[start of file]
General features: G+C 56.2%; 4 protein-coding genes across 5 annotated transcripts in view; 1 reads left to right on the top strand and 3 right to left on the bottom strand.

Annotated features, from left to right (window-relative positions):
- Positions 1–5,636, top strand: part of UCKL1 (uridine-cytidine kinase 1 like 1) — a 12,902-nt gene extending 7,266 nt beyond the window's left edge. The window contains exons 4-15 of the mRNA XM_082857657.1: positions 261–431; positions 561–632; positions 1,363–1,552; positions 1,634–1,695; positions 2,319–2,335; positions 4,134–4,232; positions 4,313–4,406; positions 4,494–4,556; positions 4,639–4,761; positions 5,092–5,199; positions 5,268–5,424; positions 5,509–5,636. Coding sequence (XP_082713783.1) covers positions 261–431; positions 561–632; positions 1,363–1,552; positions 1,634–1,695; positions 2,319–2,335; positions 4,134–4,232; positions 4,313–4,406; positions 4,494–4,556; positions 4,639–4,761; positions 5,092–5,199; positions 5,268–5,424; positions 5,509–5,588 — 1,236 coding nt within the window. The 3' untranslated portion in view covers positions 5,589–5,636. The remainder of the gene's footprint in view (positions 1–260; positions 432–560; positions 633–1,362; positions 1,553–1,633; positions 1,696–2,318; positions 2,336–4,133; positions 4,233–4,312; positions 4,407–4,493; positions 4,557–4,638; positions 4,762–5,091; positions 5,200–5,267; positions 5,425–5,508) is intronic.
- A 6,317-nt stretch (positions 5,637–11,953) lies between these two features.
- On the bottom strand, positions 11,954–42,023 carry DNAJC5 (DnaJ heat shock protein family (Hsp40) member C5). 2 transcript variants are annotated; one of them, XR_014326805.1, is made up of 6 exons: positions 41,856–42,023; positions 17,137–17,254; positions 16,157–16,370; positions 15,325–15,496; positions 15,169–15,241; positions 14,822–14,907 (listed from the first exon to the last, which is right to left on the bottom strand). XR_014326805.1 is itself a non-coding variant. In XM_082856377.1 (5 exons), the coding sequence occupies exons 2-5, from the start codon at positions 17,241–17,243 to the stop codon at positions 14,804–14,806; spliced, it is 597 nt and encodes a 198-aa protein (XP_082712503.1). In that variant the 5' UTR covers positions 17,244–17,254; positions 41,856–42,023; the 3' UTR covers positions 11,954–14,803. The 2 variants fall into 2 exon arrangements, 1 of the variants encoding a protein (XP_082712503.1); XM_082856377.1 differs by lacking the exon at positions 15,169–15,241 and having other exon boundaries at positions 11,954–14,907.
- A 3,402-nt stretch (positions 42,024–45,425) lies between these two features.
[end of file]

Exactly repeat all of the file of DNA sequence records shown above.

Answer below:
General features: G+C 56.2%; 4 protein-coding genes across 5 annotated transcripts in view; 1 reads left to right on the top strand and 3 right to left on the bottom strand.

Annotated features, from left to right (window-relative positions):
- Positions 1–5,636, top strand: part of UCKL1 (uridine-cytidine kinase 1 like 1) — a 12,902-nt gene extending 7,266 nt beyond the window's left edge. The window contains exons 4-15 of the mRNA XM_082857657.1: positions 261–431; positions 561–632; positions 1,363–1,552; positions 1,634–1,695; positions 2,319–2,335; positions 4,134–4,232; positions 4,313–4,406; positions 4,494–4,556; positions 4,639–4,761; positions 5,092–5,199; positions 5,268–5,424; positions 5,509–5,636. Coding sequence (XP_082713783.1) covers positions 261–431; positions 561–632; positions 1,363–1,552; positions 1,634–1,695; positions 2,319–2,335; positions 4,134–4,232; positions 4,313–4,406; positions 4,494–4,556; positions 4,639–4,761; positions 5,092–5,199; positions 5,268–5,424; positions 5,509–5,588 — 1,236 coding nt within the window. The 3' untranslated portion in view covers positions 5,589–5,636. The remainder of the gene's footprint in view (positions 1–260; positions 432–560; positions 633–1,362; positions 1,553–1,633; positions 1,696–2,318; positions 2,336–4,133; positions 4,233–4,312; positions 4,407–4,493; positions 4,557–4,638; positions 4,762–5,091; positions 5,200–5,267; positions 5,425–5,508) is intronic.
- A 6,317-nt stretch (positions 5,637–11,953) lies between these two features.
- On the bottom strand, positions 11,954–42,023 carry DNAJC5 (DnaJ heat shock protein family (Hsp40) member C5). 2 transcript variants are annotated; one of them, XR_014326805.1, is made up of 6 exons: positions 41,856–42,023; positions 17,137–17,254; positions 16,157–16,370; positions 15,325–15,496; positions 15,169–15,241; positions 14,822–14,907 (listed from the first exon to the last, which is right to left on the bottom strand). XR_014326805.1 is itself a non-coding variant. In XM_082856377.1 (5 exons), the coding sequence occupies exons 2-5, from the start codon at positions 17,241–17,243 to the stop codon at positions 14,804–14,806; spliced, it is 597 nt and encodes a 198-aa protein (XP_082712503.1). In that variant the 5' UTR covers positions 17,244–17,254; positions 41,856–42,023; the 3' UTR covers positions 11,954–14,803. The 2 variants fall into 2 exon arrangements, 1 of the variants encoding a protein (XP_082712503.1); XM_082856377.1 differs by lacking the exon at positions 15,169–15,241 and having other exon boundaries at positions 11,954–14,907.
- A 3,402-nt stretch (positions 42,024–45,425) lies between these two features.